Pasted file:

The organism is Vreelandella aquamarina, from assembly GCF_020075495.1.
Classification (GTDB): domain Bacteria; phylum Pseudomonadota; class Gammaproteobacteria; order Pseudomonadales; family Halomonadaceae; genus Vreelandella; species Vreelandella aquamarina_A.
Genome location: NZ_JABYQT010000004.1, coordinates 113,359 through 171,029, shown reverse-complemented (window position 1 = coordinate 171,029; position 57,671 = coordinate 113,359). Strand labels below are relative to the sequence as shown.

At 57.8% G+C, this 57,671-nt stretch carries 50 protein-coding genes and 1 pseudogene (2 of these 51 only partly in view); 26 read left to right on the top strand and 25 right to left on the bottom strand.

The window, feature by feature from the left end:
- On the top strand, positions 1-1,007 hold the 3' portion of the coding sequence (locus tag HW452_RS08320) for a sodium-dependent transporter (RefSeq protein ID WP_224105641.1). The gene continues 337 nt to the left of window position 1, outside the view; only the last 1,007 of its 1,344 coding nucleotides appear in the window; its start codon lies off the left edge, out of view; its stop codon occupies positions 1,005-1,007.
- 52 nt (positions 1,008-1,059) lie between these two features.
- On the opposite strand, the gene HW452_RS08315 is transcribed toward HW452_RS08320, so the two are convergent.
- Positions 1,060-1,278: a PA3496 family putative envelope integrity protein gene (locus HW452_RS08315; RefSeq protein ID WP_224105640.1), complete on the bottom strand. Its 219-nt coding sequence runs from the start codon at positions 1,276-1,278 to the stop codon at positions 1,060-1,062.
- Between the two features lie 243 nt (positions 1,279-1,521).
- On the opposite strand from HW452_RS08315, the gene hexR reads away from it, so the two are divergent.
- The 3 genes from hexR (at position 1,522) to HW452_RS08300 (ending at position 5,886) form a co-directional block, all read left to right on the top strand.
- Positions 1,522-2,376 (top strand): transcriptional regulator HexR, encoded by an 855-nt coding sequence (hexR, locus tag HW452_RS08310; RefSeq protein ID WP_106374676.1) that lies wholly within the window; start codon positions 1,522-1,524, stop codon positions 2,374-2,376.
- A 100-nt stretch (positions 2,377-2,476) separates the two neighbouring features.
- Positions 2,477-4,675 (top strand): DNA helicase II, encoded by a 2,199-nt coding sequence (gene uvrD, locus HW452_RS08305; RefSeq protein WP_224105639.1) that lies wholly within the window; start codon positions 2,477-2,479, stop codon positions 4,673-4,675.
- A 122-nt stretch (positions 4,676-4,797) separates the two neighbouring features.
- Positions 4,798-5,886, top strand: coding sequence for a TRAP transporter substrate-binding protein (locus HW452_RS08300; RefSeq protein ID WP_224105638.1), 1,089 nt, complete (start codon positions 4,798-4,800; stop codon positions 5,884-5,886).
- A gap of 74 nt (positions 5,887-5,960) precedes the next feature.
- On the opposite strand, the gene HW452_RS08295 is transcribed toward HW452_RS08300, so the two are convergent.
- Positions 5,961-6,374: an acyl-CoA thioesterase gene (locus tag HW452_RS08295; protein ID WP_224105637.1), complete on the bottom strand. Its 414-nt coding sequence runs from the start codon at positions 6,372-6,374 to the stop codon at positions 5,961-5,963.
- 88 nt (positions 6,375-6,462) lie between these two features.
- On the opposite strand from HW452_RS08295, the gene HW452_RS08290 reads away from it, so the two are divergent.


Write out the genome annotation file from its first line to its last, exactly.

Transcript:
The organism is Vreelandella aquamarina, from assembly GCF_020075495.1.
Classification (GTDB): domain Bacteria; phylum Pseudomonadota; class Gammaproteobacteria; order Pseudomonadales; family Halomonadaceae; genus Vreelandella; species Vreelandella aquamarina_A.
Genome location: NZ_JABYQT010000004.1, coordinates 113,359 through 171,029, shown reverse-complemented (window position 1 = coordinate 171,029; position 57,671 = coordinate 113,359). Strand labels below are relative to the sequence as shown.

At 57.8% G+C, this 57,671-nt stretch carries 50 protein-coding genes and 1 pseudogene (2 of these 51 only partly in view); 26 read left to right on the top strand and 25 right to left on the bottom strand.

The window, feature by feature from the left end:
- On the top strand, positions 1-1,007 hold the 3' portion of the coding sequence (locus tag HW452_RS08320) for a sodium-dependent transporter (RefSeq protein ID WP_224105641.1). The gene continues 337 nt to the left of window position 1, outside the view; only the last 1,007 of its 1,344 coding nucleotides appear in the window; its start codon lies off the left edge, out of view; its stop codon occupies positions 1,005-1,007.
- 52 nt (positions 1,008-1,059) lie between these two features.
- On the opposite strand, the gene HW452_RS08315 is transcribed toward HW452_RS08320, so the two are convergent.
- Positions 1,060-1,278: a PA3496 family putative envelope integrity protein gene (locus HW452_RS08315; RefSeq protein ID WP_224105640.1), complete on the bottom strand. Its 219-nt coding sequence runs from the start codon at positions 1,276-1,278 to the stop codon at positions 1,060-1,062.
- Between the two features lie 243 nt (positions 1,279-1,521).
- On the opposite strand from HW452_RS08315, the gene hexR reads away from it, so the two are divergent.
- The 3 genes from hexR (at position 1,522) to HW452_RS08300 (ending at position 5,886) form a co-directional block, all read left to right on the top strand.
- Positions 1,522-2,376 (top strand): transcriptional regulator HexR, encoded by an 855-nt coding sequence (hexR, locus tag HW452_RS08310; RefSeq protein ID WP_106374676.1) that lies wholly within the window; start codon positions 1,522-1,524, stop codon positions 2,374-2,376.
- A 100-nt stretch (positions 2,377-2,476) separates the two neighbouring features.
- Positions 2,477-4,675 (top strand): DNA helicase II, encoded by a 2,199-nt coding sequence (gene uvrD, locus HW452_RS08305; RefSeq protein WP_224105639.1) that lies wholly within the window; start codon positions 2,477-2,479, stop codon positions 4,673-4,675.
- A 122-nt stretch (positions 4,676-4,797) separates the two neighbouring features.
- Positions 4,798-5,886, top strand: coding sequence for a TRAP transporter substrate-binding protein (locus HW452_RS08300; RefSeq protein ID WP_224105638.1), 1,089 nt, complete (start codon positions 4,798-4,800; stop codon positions 5,884-5,886).
- A gap of 74 nt (positions 5,887-5,960) precedes the next feature.
- On the opposite strand, the gene HW452_RS08295 is transcribed toward HW452_RS08300, so the two are convergent.
- Positions 5,961-6,374: an acyl-CoA thioesterase gene (locus tag HW452_RS08295; protein ID WP_224105637.1), complete on the bottom strand. Its 414-nt coding sequence runs from the start codon at positions 6,372-6,374 to the stop codon at positions 5,961-5,963.
- 88 nt (positions 6,375-6,462) lie between these two features.
- On the opposite strand from HW452_RS08295, the gene HW452_RS08290 reads away from it, so the two are divergent.